Frozen, breaded, ready-to-cook chicken products have been implicated in outbreaks of salmonellosis. Some of these outbreaks can be large. For example, one outbreak of Salmonella Enteritidis involved 193 people in nine countries between 2018 and 2020, of which 122 cases were in the UK. These ready-to-cook products have a browned, cooked external appearance, which may be perceived as ready-to-eat, leading to mishandling or undercooking by consumers. Continuing concerns about these products led FSA to initiate a short-term (four month), cross-sectional surveillance study undertaken in 2021 to determine the prevalence of Salmonella spp., Escherichia coli and antimicrobial resistance (AMR) in frozen, breaded or battered chicken products on retail sale in the UK.

This study sought to obtain data on AMR levels in Salmonella and E. coli in these products, in line with a number of other FSA instigated studies of the incidence and nature of AMR in the UK food chain, for example, the systematic review (2016).

Between the beginning of April and the end of July 2021, 310 samples of frozen, breaded or battered chicken products containing either raw or partly cooked chicken, were collected using representative sampling of retailers in England, Wales, Scotland and Northern Ireland based on market share data. Samples included domestically produced and imported chicken products and were tested for E. coli (including extended-spectrum beta-lactamase (ESBL)-producing, colistin-resistant and carbapenem-resistant E. coli) and Salmonella spp. One isolate of each bacterial type from each contaminated sample was randomly selected for additional AMR testing to determine the minimum inhibitory concentration (MIC) for a range of antimicrobials. More detailed analysis based on Whole Genome Sequencing (WGS) data was used to further characterise Salmonella spp. isolates and allow the identification of potential links with human isolates.

Salmonella spp. were detected in 5 (1.6%) of the 310 samples and identified as Salmonella Infantis (in three samples) and S. Java (in two samples). One of the S. Infantis isolates fell into the same genetic cluster as S. Infantis isolates from three recent human cases of infection; the second fell into another cluster containing two recent cases of infection. Countries of origin recorded on the packaging of the five Salmonella contaminated samples were Hungary (n=1), Ireland (n=2) and the UK (n=2). One S. Infantis isolate was multi-drug resistant (i.e. resistant to three different classes of antimicrobials), while the other Salmonella isolates were each resistant to at least one of the classes of antimicrobials tested. E. coli was detected in 113 samples (36.4%), with counts ranging from ❤ to >1100 MPN (Most Probable Number)/g. Almost half of the E. coli isolates (44.5%) were susceptible to all antimicrobials tested. Multi-drug resistance was detected in 20.0% of E. coli isolates. E. coli isolates demonstrating the ESBL (but not AmpC) phenotype were detected in 15 of the 310 samples (4.8%) and the AmpC phenotype alone was detected in two of the 310 samples (0.6%) of chicken samples. Polymerase Chain Reaction (PCR) testing showed that five of the 15 (33.3%) ESBL-producing E. coli carried blaCTX-M genes (CTX-M-1, CTX-M-55 or CTX-M-15), which confer resistance to third generation cephalosporin antimicrobials. One E. coli isolate demonstrated resistance to colistin and was found to possess the mcr-1 gene.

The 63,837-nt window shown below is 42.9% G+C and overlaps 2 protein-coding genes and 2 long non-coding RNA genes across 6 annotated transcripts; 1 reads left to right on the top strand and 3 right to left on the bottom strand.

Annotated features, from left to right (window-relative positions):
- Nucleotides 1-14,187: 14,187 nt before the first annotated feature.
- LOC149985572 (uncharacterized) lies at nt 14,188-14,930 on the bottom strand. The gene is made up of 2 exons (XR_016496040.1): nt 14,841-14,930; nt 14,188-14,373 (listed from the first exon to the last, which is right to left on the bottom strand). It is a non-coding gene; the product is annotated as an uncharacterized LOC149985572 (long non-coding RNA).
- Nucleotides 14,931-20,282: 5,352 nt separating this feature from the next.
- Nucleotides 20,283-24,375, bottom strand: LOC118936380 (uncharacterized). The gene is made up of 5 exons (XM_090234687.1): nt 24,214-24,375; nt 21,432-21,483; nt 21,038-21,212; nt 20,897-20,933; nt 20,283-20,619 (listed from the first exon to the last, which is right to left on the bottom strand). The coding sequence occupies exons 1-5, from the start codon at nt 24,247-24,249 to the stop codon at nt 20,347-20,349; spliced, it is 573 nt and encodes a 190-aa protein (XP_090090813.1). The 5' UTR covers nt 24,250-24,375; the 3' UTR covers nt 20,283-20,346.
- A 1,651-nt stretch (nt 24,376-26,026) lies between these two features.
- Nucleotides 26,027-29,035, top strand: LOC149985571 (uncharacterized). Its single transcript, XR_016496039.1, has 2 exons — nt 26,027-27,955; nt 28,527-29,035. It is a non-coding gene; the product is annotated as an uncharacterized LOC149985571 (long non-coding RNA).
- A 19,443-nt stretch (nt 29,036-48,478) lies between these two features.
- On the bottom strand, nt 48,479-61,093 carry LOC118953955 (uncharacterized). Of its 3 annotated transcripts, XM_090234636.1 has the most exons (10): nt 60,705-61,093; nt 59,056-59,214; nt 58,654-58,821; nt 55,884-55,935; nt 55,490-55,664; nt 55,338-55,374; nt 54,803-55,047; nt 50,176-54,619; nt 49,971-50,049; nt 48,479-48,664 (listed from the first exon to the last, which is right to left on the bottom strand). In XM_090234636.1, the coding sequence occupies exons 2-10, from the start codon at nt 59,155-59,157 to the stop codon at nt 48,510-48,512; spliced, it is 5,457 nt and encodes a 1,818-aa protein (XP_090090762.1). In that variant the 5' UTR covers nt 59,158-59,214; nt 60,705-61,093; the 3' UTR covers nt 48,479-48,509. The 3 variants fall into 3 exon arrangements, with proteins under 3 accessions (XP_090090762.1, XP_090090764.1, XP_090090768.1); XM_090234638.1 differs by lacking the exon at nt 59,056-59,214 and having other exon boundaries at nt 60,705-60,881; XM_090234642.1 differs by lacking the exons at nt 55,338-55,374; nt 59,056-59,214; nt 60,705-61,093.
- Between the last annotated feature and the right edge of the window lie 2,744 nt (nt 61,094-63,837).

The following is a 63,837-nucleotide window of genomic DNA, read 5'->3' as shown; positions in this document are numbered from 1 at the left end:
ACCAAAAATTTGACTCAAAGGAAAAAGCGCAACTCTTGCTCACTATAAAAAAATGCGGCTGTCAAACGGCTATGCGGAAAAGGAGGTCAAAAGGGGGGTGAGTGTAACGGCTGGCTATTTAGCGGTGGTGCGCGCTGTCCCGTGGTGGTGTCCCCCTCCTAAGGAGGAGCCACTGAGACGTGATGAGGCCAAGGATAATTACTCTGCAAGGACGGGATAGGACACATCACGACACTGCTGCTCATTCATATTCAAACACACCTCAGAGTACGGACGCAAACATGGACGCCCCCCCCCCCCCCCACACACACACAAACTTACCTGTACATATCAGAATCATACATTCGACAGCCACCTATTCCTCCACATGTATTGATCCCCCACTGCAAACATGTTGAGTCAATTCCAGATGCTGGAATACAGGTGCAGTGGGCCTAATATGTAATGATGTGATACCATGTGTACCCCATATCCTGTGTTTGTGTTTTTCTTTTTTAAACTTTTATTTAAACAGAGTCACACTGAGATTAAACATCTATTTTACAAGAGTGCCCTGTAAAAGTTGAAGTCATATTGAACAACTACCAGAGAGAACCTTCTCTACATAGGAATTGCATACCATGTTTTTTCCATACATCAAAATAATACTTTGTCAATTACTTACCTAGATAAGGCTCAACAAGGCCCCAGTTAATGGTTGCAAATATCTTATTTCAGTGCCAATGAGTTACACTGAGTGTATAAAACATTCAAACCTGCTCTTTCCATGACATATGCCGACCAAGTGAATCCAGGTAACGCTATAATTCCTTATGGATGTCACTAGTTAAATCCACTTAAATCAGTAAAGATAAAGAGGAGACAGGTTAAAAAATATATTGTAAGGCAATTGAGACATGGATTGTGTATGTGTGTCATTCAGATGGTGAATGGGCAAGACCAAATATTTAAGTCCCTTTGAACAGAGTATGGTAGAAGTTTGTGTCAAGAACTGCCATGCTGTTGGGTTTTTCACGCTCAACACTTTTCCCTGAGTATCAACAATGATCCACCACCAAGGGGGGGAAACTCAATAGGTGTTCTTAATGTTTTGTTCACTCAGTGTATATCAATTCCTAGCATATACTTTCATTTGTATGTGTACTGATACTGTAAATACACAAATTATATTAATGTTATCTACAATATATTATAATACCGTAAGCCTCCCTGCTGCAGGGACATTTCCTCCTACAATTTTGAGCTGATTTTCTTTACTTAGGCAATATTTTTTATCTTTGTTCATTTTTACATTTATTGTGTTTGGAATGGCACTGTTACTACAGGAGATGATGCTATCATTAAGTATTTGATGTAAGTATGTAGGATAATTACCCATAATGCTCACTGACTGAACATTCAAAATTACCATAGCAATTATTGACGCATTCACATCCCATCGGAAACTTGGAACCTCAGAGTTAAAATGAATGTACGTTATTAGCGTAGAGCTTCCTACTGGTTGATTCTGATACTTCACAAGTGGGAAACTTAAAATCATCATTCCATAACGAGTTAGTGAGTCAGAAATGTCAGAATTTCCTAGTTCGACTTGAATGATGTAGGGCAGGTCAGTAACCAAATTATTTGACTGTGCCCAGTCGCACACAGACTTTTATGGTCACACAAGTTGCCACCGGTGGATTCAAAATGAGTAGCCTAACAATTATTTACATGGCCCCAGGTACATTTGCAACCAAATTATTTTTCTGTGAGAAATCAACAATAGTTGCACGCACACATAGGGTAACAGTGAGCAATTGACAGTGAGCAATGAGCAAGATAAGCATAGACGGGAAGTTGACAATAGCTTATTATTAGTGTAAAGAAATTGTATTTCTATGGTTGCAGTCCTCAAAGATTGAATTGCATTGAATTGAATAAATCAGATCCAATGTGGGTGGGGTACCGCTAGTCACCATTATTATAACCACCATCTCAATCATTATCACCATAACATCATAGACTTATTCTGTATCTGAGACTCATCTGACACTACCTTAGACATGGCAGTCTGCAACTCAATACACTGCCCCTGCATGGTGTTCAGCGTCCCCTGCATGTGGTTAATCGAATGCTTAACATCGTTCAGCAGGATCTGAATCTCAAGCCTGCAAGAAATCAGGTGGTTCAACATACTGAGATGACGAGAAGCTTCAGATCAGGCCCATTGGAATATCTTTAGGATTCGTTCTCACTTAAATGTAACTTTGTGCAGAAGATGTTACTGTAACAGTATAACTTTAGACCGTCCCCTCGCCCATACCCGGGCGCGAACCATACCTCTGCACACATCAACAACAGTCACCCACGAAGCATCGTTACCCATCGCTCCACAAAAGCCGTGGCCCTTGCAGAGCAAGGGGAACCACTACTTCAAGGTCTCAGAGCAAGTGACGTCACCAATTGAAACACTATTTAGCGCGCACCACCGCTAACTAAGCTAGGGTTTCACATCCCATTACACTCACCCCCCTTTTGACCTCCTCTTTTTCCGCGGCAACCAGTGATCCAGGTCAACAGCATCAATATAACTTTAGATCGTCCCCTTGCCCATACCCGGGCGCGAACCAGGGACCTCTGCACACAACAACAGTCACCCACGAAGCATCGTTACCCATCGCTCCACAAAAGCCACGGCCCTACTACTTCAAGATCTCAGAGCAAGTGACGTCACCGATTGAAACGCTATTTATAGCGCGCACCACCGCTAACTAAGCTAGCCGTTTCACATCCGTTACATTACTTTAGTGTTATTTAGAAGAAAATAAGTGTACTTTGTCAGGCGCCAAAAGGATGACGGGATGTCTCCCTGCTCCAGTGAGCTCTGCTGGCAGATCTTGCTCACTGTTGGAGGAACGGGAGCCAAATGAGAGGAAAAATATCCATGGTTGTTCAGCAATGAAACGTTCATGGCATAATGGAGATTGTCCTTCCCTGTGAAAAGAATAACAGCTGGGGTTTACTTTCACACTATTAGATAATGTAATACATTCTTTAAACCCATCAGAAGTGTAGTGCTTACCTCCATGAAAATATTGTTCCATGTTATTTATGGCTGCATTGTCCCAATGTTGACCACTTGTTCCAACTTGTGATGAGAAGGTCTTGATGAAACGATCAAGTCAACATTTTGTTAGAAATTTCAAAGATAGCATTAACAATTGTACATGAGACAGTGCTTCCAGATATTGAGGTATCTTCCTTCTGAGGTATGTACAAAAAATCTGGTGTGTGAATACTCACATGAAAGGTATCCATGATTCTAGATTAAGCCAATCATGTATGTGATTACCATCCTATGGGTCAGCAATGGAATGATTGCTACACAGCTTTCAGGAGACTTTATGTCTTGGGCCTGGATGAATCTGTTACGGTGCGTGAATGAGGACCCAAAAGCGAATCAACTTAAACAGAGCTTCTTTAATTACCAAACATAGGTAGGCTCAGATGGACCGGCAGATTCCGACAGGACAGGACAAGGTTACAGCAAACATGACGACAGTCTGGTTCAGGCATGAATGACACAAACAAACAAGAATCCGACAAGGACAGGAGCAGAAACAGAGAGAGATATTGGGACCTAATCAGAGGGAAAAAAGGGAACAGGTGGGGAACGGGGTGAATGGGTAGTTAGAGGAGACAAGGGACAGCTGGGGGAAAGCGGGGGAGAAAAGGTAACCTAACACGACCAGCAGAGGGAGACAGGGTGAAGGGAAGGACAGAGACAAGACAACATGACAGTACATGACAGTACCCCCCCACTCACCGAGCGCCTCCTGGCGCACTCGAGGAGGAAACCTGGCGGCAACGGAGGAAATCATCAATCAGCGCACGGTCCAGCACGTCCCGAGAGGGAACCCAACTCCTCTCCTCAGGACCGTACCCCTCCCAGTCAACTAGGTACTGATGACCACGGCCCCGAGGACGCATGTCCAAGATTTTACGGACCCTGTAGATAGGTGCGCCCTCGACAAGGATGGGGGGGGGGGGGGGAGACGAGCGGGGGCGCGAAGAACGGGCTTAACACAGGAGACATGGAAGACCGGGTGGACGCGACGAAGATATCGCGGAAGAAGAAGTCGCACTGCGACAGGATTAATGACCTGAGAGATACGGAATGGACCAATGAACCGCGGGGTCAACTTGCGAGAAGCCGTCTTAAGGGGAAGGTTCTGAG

The five Salmonella-positive samples recovered from this study, and 20 similar Salmonella-positive samples from a previous UKHSA (2020/2021) study (which had been stored frozen), were subjected to the cooking procedures described on the sample product packaging for fan assisted ovens. No Salmonella were detected in any of these 25 samples after cooking.

The current survey provides evidence of the presence of Salmonella in frozen, breaded and battered chicken products in the UK food chain, although at a considerably lower incidence than reported in an earlier (2020/2021) study carried out by PHE/UKHSA as part of an outbreak investigation where Salmonella prevalence was found to be 8.8%.